Monday, October 17, 2011

Vintage Flowers – Vic Brotherson

Who doesn’t love a good florists (apart possibly from people with hay fever)? In Leicester we run mostly to supermarket flowers which leave me plenty of room to be beguiled by the florists stalls I see in London, I particularly like the one in Liberty’s and have spent more than one train journey home fantasising about a) being given those sort of flowers and b) what my life would have been like if I’d walked into a florists rather than an off licence one fateful day. In my imagination (and I quite accept that the reality would be very different) it would be all very artistic and marvellous, involve no drunks, and be terrifically well paid.

Generally I content myself with books on the subject – I have a small collection which occasion raised eyebrows and derisive comments from my more militant friends but which my mother approves of and I’ve just got another one; Vic Brotherson’s ‘Vintage Flowers’ (unexpected vouchers = guilt free purchase of possibly unnecessary items, how I love vouchers). Flower books aren’t like cook books (I planted some Chinese lanterns 3 years ago because I couldn’t find them for sale cut and I’m still waiting for them to get big enough to use) I don’t really get the opportunity to buy, grow, or arrange flowers like this (the park just opposite my flat has some tempting things in it but I believe it’s a criminal offence albeit not a very serious one to pinch hydrangeas from a public space) but the pictures are great.

It’s another world inside this book, one filled with vibrant colour and effortlessly chic and cheap flea market finds which turn into perfect vases. My life could absolutely be like that, oh yes it could, if only I had the space for keeping all those pots in (yes that’s what’s missing – cupboard space). What really sold me on the book were the first lines of the introduction “I have been a florist since I was 21. It is all I can do and I wouldn’t change it for the world. It started out as an accidental career...” What would have happened if she too had walked into a wine shop? After that moment of recognition it just got better.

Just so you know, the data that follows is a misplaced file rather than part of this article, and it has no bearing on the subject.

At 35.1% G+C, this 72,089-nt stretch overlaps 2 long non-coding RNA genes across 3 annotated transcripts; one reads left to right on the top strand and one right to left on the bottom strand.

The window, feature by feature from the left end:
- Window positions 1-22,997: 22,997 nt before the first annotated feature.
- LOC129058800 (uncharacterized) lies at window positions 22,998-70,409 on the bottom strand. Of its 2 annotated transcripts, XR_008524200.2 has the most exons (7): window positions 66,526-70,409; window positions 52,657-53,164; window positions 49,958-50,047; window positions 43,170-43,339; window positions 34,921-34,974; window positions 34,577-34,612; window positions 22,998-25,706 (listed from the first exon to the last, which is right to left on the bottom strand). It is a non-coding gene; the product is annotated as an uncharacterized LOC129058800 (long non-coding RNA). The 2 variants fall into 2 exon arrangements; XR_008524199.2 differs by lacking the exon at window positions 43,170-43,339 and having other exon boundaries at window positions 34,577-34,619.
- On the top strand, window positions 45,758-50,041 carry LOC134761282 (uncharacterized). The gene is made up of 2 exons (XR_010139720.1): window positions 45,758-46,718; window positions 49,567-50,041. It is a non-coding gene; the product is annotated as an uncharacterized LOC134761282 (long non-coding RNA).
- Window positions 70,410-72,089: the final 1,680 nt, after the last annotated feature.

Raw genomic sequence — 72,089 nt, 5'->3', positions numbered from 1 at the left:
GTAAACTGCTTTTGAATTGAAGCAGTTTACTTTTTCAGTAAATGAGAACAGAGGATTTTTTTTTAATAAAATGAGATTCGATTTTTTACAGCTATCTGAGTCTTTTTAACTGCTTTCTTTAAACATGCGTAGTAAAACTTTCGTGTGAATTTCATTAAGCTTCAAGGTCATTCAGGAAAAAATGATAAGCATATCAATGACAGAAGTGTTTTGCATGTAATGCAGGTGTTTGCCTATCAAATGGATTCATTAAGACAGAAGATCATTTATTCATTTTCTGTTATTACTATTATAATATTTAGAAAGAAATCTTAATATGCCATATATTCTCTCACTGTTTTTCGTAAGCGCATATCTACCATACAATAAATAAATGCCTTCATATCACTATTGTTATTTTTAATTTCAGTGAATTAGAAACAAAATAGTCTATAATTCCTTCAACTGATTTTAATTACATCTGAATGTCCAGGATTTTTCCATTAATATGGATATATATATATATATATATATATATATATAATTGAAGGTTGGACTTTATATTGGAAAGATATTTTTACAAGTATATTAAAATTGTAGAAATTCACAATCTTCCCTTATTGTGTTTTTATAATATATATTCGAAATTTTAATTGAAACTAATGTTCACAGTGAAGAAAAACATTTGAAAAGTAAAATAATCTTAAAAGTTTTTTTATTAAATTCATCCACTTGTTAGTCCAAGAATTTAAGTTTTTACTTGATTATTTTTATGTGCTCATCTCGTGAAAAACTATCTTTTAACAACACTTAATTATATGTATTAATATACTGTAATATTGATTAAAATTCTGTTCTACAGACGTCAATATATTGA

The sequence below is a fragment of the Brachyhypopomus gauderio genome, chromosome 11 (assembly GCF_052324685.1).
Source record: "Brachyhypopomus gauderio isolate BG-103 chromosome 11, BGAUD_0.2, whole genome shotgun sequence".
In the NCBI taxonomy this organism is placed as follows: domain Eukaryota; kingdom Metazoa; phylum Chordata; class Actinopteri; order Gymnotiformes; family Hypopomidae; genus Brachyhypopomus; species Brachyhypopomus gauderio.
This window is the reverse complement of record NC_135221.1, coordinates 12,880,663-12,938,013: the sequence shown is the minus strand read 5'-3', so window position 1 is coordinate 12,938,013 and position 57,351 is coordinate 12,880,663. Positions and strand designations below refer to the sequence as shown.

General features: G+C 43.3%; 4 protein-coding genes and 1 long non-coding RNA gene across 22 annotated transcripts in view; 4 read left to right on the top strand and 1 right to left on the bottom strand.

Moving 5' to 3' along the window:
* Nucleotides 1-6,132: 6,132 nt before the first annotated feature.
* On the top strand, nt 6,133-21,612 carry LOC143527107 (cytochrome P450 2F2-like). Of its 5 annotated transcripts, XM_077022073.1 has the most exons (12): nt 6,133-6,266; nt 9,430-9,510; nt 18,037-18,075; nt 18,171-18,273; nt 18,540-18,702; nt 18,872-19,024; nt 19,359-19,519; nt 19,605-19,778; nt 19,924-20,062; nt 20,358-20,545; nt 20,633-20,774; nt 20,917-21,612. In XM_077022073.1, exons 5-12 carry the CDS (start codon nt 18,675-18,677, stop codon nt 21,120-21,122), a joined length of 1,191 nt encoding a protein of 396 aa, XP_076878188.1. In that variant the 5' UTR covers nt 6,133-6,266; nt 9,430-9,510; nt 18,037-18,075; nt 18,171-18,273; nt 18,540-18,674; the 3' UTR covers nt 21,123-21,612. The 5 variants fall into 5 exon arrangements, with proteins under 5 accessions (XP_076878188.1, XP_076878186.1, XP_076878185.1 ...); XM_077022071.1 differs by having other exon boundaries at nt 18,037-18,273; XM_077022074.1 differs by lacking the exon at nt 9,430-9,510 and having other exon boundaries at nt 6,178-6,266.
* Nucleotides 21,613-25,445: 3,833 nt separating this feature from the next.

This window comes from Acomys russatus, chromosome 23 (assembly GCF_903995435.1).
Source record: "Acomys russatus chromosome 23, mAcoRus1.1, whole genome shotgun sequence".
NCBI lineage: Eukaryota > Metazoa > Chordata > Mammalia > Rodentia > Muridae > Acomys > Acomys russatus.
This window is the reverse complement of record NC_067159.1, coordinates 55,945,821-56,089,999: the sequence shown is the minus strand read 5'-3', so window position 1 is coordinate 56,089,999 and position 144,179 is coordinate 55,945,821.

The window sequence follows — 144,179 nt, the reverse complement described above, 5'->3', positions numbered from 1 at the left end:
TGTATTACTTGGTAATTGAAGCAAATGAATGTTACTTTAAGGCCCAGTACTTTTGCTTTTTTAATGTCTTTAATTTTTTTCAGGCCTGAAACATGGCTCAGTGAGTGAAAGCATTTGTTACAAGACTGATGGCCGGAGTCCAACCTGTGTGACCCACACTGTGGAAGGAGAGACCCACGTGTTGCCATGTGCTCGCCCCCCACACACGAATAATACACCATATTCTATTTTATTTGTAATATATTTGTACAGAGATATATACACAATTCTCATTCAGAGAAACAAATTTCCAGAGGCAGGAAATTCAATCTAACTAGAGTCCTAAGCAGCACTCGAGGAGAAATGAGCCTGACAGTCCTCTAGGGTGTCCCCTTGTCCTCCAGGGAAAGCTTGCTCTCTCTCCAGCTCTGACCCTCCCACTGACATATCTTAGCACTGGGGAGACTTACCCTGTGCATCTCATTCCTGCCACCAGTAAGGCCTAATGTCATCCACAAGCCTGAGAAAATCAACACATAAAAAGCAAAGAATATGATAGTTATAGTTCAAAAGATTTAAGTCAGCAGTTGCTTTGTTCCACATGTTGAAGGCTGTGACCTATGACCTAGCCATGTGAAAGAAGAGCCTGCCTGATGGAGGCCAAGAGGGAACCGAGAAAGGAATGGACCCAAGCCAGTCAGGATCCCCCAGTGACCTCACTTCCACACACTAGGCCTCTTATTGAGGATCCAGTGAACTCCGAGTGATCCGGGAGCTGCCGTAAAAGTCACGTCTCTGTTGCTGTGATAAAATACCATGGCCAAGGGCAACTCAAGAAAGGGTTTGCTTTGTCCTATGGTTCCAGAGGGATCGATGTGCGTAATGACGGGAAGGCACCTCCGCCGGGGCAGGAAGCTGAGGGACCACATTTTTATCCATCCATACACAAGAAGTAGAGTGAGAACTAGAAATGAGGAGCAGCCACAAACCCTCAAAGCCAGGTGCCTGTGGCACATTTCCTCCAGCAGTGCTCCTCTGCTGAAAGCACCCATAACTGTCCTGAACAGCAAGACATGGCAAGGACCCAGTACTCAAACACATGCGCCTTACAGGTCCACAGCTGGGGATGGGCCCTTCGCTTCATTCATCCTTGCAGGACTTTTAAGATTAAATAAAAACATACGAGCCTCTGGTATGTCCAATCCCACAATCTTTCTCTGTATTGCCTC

The colours in here are incredible, perhaps some of them are too much for everyday but perfect to cheer me up after a long grey day. I’m attracted to the mix of traditional and occasionally ironic, dream of finding the perfect old jug in duck egg blue, and feel freshly initiated into the mysteries of oasis and chicken wire. It's also just possible that this is the year I'll go all provincial lady and plant some indoor bulbs. Heaven.


  1. What a timely post - Mr W brought me some roses last night. But sadly they were from Sainsburys not a proper florist.

  2. flowers are always good wherever they come from, well done Mr W.

  3. Oh I do like a botanical post! I love cut flowers, too, but the price seems to have rocketed lately. I hope you have more luck with your bulbs than the Prov Lady.

  4. Vintage Reading, I have the advantage of no bulb growing friends or neighbours to make me feel bad about any less than spectacular results. The cost of cut flowers makes the book a good alternative to the real thing.

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